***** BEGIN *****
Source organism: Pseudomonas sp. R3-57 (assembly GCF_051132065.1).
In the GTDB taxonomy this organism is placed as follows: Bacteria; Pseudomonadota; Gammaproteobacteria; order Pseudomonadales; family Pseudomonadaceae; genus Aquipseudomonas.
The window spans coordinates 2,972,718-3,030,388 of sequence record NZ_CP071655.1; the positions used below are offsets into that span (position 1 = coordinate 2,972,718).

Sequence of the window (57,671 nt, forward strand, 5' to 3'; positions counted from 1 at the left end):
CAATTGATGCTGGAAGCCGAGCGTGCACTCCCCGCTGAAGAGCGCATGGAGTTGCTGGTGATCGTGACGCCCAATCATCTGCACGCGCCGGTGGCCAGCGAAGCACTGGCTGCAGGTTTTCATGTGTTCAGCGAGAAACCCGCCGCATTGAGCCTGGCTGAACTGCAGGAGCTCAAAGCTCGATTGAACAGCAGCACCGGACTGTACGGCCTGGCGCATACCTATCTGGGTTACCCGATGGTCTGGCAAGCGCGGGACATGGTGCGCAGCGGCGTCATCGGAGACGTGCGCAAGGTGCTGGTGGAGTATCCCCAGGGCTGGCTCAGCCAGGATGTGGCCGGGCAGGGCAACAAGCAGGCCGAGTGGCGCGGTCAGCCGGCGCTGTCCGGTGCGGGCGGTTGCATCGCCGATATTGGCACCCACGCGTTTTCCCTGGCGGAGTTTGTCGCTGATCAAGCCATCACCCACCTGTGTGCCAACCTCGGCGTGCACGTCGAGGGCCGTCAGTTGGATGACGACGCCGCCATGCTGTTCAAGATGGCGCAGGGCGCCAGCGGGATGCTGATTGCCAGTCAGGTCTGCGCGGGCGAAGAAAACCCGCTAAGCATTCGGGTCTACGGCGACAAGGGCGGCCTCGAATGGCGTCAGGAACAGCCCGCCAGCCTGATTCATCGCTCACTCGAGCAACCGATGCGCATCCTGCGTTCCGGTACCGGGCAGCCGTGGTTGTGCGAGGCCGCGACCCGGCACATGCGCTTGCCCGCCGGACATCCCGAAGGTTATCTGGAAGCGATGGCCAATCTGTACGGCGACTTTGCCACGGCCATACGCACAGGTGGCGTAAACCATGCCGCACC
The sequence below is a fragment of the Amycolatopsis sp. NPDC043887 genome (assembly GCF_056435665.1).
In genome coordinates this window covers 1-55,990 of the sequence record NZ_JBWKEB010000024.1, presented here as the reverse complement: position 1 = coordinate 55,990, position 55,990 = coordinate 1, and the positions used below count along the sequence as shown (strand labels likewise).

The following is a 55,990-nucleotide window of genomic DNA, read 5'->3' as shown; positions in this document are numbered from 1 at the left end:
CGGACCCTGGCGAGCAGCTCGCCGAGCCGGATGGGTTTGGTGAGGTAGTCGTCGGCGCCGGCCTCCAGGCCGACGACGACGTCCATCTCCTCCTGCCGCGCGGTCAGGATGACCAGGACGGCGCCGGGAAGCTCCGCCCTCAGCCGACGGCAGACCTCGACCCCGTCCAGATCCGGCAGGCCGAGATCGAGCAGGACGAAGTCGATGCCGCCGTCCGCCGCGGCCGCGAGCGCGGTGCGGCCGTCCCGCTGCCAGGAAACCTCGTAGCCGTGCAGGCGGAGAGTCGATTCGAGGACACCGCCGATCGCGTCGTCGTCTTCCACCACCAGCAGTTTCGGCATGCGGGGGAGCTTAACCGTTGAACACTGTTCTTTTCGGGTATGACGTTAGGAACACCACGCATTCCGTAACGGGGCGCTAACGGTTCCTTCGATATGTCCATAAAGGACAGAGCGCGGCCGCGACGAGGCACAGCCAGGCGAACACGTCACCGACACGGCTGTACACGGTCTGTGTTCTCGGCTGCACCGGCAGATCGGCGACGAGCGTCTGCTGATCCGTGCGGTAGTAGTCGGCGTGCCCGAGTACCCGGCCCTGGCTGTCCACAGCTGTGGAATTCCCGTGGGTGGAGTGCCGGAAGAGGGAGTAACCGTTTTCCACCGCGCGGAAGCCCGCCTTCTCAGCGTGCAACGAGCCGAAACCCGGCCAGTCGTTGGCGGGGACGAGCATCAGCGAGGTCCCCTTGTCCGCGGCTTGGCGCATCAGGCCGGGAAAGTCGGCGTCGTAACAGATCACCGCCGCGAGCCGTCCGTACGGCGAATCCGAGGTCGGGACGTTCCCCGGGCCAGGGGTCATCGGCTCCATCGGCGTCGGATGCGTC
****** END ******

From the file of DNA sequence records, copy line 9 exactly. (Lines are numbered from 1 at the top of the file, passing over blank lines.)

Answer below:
CGGACCCTGGCGAGCAGCTCGCCGAGCCGGATGGGTTTGGTGAGGTAGTCGTCGGCGCCGGCCTCCAGGCCGACGACGACGTCCATCTCCTCCTGCCGCGCGGTCAGGATGACCAGGACGGCGCCGGGAAGCTCCGCCCTCAGCCGACGGCAGACCTCGACCCCGTCCAGATCCGGCAGGCCGAGATCGAGCAGGACGAAGTCGATGCCGCCGTCCGCCGCGGCCGCGAGCGCGGTGCGGCCGTCCCGCTGCCAGGAAACCTCGTAGCCGTGCAGGCGGAGAGTCGATTCGAGGACACCGCCGATCGCGTCGTCGTCTTCCACCACCAGCAGTTTCGGCATGCGGGGGAGCTTAACCGTTGAACACTGTTCTTTTCGGGTATGACGTTAGGAACACCACGCATTCCGTAACGGGGCGCTAACGGTTCCTTCGATATGTCCATAAAGGACAGAGCGCGGCCGCGACGAGGCACAGCCAGGCGAACACGTCACCGACACGGCTGTACACGGTCTGTGTTCTCGGCTGCACCGGCAGATCGGCGACGAGCGTCTGCTGATCCGTGCGGTAGTAGTCGGCGTGCCCGAGTACCCGGCCCTGGCTGTCCACAGCTGTGGAATTCCCGTGGGTGGAGTGCCGGAAGAGGGAGTAACCGTTTTCCACCGCGCGGAAGCCCGCCTTCTCAGCGTGCAACGAGCCGAAACCCGGCCAGTCGTTGGCGGGGACGAGCATCAGCGAGGTCCCCTTGTCCGCGGCTTGGCGCATCAGGCCGGGAAAGTCGGCGTCGTAACAGATCACCGCCGCGAGCCGTCCGTACGGCGAATCCGAGGTCGGGACGTTCCCCGGGCCAGGGGTCATCGGCTCCATCGGCGTCGGATGCGTC